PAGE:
Photography Courtesy of Dr. Liza Egbogah

We Test Drove A Pair of ‘Sneaker Pumps’ For The Day

They're comfortable. Really, really comfortable.

“Comfortable heels” is one of those phrases more useful as an illustration of the dictionary definition for oxymoron than an actual description of anything on Earth. No matter how many times an impossibly chic woman proclaims her 4-inch stiletto spikes to be “so comfortable!,” it is always a lie. Any time I’ve worn a pair of heels above 3 inches for longer than 2 hours, I’m left  re-enacting my own private version of Edvard Munch’s The Scream (1893). Until…now?

Enter Dr. Liza Egbogah, a “manual osteopath to the stars” whose clientele at her boutique downtown Toronto clinic includes Liv Schreiber, Emmanuelle Chriqui and Jamie Foxx. Egbogah has invented a high heel that purports to be so comfortable she’s dubbed it the ‘sneaker pump.’ In practice for the past 11 years, Egbogah has treated clients who arrive with a litany of high-heel related injuries — yes, you read that right — from bunions to plantar fasciitis to strained ACL muscles and decided to use her clinical knowledge to develop a line of shoes that won’t destroy your body for the sake of looking sexy. (Even a 2-inch heel puts 23% more strain on the ACL muscles than a flat, she says.)

Photography Courtesy of Dr. Liza Egbogah

Unlike a regular high heel, a Dr. Liza heel contains an orthotic insole identical to the ones she custom makes for clients. (Which can run for upwards of $600, by the way.) The shoe design incorporates a “deep heel cup” to help correct overpronation, the medical term for flat feet. There’s a shock-absorbing EVA sole which removes some of the stress endured by the ball of the foot during walking. Plus, Egbogah employed 3-D gait scan technology,  a diagnostic tool that uses an infrared camera to detect where pressure occurs most on the foot, to create a unique ‘rocker sole’ that ensures weight is distributed evenly throughout the feet.

Egbogah invented the shoes for the kind of women she tends to treat at her high-powered clinic  in Toronto’s Financial District. “My patients are all fashion forward women. Whether they work at a bank or are an actress, they don’t want to wear ugly orthopaedic shoes,” she says. Unable to find fashion-forward shoes she could recommend to her clients, she decided to create some herself. Egbogah used her client base of thousands to test out prototypes, and the shoes now count Kate Winslet, Edie Falco of The Sopranos fame and singer Brandy amongst their fans.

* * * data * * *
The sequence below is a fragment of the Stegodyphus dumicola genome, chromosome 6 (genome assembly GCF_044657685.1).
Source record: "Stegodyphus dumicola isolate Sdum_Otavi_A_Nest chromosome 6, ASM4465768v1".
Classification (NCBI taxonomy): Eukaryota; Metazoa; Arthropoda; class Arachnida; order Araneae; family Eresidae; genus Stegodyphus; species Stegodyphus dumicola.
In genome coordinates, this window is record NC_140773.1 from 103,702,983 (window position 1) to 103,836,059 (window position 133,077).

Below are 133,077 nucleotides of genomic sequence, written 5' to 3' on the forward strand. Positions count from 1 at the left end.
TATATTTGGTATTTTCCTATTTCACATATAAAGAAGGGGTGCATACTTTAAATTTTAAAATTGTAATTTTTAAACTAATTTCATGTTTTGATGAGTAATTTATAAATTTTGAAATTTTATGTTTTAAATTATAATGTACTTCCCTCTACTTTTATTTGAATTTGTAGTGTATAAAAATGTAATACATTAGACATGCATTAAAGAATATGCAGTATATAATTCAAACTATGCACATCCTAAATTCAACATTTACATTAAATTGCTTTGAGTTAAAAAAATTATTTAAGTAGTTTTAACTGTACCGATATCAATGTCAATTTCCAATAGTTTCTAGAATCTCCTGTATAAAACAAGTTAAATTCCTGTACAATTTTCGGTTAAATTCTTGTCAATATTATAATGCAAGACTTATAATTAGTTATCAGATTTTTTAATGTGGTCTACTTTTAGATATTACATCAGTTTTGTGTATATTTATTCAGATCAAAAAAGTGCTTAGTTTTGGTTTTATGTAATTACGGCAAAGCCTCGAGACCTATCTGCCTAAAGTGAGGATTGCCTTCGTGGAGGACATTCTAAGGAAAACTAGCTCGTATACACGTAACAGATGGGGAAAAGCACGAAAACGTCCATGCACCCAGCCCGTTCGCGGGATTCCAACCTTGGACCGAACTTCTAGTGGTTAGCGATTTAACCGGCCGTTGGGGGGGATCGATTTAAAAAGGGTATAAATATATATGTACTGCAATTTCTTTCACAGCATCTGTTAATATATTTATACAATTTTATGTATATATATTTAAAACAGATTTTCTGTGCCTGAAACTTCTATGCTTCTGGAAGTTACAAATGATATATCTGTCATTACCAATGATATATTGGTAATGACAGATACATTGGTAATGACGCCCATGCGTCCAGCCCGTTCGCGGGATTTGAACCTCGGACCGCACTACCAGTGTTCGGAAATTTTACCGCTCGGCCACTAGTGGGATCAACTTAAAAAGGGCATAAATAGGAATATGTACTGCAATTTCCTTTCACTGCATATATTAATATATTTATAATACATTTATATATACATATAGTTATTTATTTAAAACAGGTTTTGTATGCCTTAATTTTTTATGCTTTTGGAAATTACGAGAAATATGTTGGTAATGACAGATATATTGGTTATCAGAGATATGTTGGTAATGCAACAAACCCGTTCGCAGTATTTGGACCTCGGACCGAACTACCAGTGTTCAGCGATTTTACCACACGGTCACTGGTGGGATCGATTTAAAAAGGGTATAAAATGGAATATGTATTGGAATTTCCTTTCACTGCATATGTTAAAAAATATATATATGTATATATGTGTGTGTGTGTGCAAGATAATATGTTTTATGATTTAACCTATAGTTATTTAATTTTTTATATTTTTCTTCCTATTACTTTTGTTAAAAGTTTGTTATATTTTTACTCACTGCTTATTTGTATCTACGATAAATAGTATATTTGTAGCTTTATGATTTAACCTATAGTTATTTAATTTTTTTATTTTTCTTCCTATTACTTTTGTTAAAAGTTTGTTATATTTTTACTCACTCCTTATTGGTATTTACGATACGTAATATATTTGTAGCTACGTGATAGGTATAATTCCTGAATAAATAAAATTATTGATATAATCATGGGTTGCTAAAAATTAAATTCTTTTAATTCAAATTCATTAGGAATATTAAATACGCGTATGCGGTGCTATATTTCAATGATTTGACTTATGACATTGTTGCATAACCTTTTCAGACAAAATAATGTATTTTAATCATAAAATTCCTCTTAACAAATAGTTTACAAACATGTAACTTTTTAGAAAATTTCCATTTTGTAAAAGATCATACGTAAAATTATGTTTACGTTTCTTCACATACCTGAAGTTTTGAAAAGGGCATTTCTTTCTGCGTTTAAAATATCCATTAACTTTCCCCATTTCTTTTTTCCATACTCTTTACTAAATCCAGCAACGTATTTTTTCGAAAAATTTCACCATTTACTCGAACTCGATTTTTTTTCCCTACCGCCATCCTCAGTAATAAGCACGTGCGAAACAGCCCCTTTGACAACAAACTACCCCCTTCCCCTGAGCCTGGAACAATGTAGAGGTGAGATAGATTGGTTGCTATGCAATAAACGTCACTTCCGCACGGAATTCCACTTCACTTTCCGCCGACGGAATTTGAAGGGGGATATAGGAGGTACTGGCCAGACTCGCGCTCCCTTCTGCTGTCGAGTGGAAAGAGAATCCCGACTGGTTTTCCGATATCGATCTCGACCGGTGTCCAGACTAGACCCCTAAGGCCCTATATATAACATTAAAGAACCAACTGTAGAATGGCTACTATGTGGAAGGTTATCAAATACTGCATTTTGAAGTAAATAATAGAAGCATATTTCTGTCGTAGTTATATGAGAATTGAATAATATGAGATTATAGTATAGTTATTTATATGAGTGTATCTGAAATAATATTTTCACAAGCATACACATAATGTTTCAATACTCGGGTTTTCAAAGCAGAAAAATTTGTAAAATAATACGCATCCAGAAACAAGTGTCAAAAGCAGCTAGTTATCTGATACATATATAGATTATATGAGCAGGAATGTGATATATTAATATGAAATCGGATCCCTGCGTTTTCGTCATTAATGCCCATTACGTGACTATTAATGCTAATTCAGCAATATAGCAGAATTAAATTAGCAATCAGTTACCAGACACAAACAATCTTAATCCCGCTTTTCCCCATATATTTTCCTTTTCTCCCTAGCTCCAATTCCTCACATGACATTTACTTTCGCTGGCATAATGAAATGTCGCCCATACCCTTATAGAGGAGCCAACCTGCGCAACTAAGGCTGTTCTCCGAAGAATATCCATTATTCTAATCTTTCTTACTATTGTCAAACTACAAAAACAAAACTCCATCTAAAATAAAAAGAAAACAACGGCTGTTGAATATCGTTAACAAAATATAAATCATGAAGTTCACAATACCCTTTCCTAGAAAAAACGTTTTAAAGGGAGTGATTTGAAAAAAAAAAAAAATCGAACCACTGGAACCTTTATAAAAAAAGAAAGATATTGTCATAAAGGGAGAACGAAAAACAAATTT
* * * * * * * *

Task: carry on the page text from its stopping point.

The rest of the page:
As an avowed wearer of flats, ‘sneaker pumps’ are such a bold proposition that I decided I wanted to test a pair out for myself. I walk to and from work every day, so a solid pair of shoes is crucial. Plus, I prefer to wear one pair of shoes all day rather than commute in sneakers and change into a dreaded pair of ‘desk shoes’ at work, which is quite a tall order. Could Dr. Liza’s shoes possibly accomplish everything I require?

Photography Courtesy of Dr. Liza Egbogah

Shortly, a pair of subdued yet attractive black ankle booties arrives at my desk. They have a slight platform, a sleek almond toe and a slightly curved 2-inch heel that resembles a beak. They’re cute and seeing as I’m as a black ankle boot fanatic, definitely something I’d wear. Unfortunately they’re wider than expected, so I have to add in a pair of insoles to ensure my heels don’t slip when I walk.

In the morning, I throw on the shoes before heading to work and my first few steps are tentative. The rocker soles make me feet a bit like a gangly baby deer, unsteady on my feet. But much like a gangly baby deer, I eventually find my footing and gallop to work at my usual furious pace.

By the time I’ve walked (raced?) the 2 km to work, I barely feel much different from when I first put them on. Throughout the day, I felt a slight pressure on my toes (nothing out of the ordinary for a new pair of leather shoes) but no pain whatsoever related to the heels. That said, at only 2 inches, they aren’t heels, exactly. In fact, with the platform, they feel quite a bit like wearing a rather wobbly flat shoes that somehow keep me cantilevered off the ground, like a pair of delicate chopines worn by a 16th century courtesan.

But do they feel like wearing sneakers? Well, also, no. They lack the satisfying squish of a foam sneaker sole, and I’m not jonesing to run a 5k in them, but I wouldn’t hesitate to sprint in order to catch a bus either.

About a week after testing out the heels, I have a friend over who tries on the shoes and exclaims, “They feel so weird!” referring to the slightly precarious rocker soles that feel a bit like having a pair of rocking chair strapped to your feet until you get used to them.

Towards the end of the day wearing the shoes, when I arrive from work I feel none of the achiness that occurs  after walking upwards of an hour in a single pair of shoes. And not only am I miraculously not in pain, my feet don’t even have that tired feeling that tends to come from wearing shoes in general.

Perhaps somewhat unsurprisingly, Dr. Liza sure knows what she’s talking about.